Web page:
Positioning during radical retropubic prostatectomy - page 2
Do you guys usually place the safety strap just above the knees, or at mid-calf? Do you spread (and leave) the legs slightly apart, like a "V", as you might when you do a fem-pop, (so that you... Read More
Apr 10, '05Quote from grimmygrimmy, thanks for the explanation. i have a better understanding of it now.[font=book antiqua]typically, the davinci works like the surgeon...but on a much smaller level. this sort of machine was really pushed by our urology chief, and it is used almost exclusively for prostatectomies at uva. it is highly publicized around the area, and the dept hired on a fellow to know that robot inside and out, as well as run the pr for it. basically, the robot is about 7 feet tall with the motors attached to laparoscopic arms. the surgeon never. the assistant scrubs, drapes the robot and pt, creates the laparoscopic incisions, aims and positions the robotic arms. after that, it's mostly up to the surgeon. the assistant will change the instruments on the arms and close. the surgeon sits in a little booth with his arms and feet working levers that move the robotic arms. it's actually a little comical to see a bunch of medical students sitting at one side of the or with the 3-d glasses on in front of a movie screen...the entire setup must be done in 3 dimensions - that's how the surgeon sees it in the booth. he/she is also mic'ed. the finer points (and i am sure there are many) are beyond my knowledge. as i said, there is a team that specializes in the davinci, and i am not on that team. when i oriented, i had to learn how to circulate a robot case in the event that a team member called out. i hope that helped to give you a little background.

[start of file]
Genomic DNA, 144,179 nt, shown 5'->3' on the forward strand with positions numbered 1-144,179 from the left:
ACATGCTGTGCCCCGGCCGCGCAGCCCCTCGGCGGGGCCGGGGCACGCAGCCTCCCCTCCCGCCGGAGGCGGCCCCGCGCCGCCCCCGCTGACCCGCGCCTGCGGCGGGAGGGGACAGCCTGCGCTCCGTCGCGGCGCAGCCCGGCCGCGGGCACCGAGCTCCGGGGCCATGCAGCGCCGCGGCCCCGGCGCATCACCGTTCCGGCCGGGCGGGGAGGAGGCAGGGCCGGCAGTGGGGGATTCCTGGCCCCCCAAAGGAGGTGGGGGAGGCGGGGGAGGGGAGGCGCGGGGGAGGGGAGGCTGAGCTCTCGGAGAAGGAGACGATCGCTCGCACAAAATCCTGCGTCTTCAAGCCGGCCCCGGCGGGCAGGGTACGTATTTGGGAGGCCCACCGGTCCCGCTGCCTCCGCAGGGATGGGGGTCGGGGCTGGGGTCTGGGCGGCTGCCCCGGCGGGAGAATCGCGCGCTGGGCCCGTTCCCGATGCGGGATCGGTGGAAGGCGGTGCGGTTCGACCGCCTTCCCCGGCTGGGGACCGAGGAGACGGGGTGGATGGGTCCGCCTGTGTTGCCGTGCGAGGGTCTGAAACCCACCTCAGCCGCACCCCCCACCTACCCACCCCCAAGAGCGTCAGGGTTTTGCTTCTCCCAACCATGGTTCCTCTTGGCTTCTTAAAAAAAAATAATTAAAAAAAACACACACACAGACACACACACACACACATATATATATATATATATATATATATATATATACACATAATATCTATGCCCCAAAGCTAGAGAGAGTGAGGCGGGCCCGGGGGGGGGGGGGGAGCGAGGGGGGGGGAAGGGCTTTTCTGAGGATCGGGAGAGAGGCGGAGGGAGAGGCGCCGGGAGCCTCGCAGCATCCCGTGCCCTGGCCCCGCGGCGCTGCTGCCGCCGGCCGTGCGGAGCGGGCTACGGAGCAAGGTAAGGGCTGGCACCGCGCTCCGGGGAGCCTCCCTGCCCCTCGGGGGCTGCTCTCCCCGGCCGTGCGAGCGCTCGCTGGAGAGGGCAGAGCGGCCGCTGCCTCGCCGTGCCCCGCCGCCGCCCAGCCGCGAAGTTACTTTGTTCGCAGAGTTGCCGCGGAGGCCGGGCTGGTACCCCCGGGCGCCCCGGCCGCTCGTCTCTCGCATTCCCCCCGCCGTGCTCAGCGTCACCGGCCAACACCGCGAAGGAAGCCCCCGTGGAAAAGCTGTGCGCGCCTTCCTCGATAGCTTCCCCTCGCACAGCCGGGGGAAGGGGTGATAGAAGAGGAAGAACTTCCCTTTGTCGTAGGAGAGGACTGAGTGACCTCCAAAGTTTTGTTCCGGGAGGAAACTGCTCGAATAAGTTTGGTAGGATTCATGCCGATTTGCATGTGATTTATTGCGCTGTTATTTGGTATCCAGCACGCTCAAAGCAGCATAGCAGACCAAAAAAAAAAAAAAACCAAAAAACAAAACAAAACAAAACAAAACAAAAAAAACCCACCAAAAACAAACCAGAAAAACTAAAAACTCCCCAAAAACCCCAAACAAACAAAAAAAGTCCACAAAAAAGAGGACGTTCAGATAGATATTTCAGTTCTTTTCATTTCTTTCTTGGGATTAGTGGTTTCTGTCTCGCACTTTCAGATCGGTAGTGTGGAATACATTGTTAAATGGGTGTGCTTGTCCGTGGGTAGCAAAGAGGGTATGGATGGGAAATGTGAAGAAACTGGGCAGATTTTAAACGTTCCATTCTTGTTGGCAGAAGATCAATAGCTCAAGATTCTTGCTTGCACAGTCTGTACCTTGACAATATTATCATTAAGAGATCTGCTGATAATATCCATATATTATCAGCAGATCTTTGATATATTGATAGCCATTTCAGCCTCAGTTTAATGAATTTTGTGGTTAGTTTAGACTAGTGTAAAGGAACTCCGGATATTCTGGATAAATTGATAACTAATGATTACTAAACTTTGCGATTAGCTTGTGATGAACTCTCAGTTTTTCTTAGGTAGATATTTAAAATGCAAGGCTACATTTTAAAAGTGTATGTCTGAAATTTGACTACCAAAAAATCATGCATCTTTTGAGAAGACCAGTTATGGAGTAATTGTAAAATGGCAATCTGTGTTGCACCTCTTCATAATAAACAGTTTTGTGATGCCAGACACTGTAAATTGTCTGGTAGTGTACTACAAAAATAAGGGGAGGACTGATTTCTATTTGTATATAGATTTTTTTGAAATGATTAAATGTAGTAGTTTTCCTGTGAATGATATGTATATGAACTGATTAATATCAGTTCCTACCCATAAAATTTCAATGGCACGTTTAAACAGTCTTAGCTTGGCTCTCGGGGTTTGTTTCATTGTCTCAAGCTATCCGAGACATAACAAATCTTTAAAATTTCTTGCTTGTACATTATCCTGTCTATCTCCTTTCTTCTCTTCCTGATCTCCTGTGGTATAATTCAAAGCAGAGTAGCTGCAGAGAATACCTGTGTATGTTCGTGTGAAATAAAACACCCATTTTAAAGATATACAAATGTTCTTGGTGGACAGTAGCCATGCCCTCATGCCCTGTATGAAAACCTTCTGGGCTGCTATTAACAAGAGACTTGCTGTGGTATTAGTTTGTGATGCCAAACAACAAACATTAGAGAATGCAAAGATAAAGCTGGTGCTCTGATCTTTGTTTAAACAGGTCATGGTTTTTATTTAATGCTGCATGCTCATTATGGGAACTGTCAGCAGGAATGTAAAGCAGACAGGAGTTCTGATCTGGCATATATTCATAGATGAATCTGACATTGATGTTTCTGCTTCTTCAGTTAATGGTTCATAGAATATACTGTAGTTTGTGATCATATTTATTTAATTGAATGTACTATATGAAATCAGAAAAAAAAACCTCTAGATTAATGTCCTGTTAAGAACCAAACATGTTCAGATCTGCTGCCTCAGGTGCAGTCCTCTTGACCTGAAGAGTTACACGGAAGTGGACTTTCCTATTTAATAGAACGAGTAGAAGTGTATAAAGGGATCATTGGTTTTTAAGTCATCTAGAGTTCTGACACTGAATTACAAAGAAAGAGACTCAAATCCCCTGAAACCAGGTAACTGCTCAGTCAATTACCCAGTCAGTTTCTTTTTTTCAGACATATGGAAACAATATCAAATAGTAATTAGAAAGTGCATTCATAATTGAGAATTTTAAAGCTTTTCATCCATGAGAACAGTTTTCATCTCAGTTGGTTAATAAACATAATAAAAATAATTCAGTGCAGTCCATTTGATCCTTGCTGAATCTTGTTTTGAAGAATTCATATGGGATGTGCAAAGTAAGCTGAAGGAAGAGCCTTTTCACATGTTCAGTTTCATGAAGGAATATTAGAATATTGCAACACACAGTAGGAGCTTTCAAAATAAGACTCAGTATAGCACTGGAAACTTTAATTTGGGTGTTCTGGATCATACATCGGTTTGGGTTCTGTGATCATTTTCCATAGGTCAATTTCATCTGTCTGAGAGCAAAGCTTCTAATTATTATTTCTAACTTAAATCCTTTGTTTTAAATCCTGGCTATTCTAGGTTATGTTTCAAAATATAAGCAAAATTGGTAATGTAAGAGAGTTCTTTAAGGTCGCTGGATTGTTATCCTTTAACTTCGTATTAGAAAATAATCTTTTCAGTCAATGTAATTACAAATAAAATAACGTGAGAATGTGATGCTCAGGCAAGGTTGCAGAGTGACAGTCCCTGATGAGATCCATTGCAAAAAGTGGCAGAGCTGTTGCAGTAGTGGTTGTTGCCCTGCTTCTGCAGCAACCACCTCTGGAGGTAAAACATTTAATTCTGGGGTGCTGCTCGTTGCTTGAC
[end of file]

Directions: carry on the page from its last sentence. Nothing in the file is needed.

Apr 10, '05Here's a cool site if any of you are interested--it's free, although you have to register and choose a screen name and password. Virtually any laparoscopic operation is on there in 3-D, just as if you were scrubbed and watching; and they are narrated, step by step. I didn't see a robotic radical prostatectomy, but there is a robotic chole. You can get CEs from the site too (or rather CMEs--you just ask your state board their equivalency in CEs.) I am not certain if they are free, but I intend to take full advantage if they are!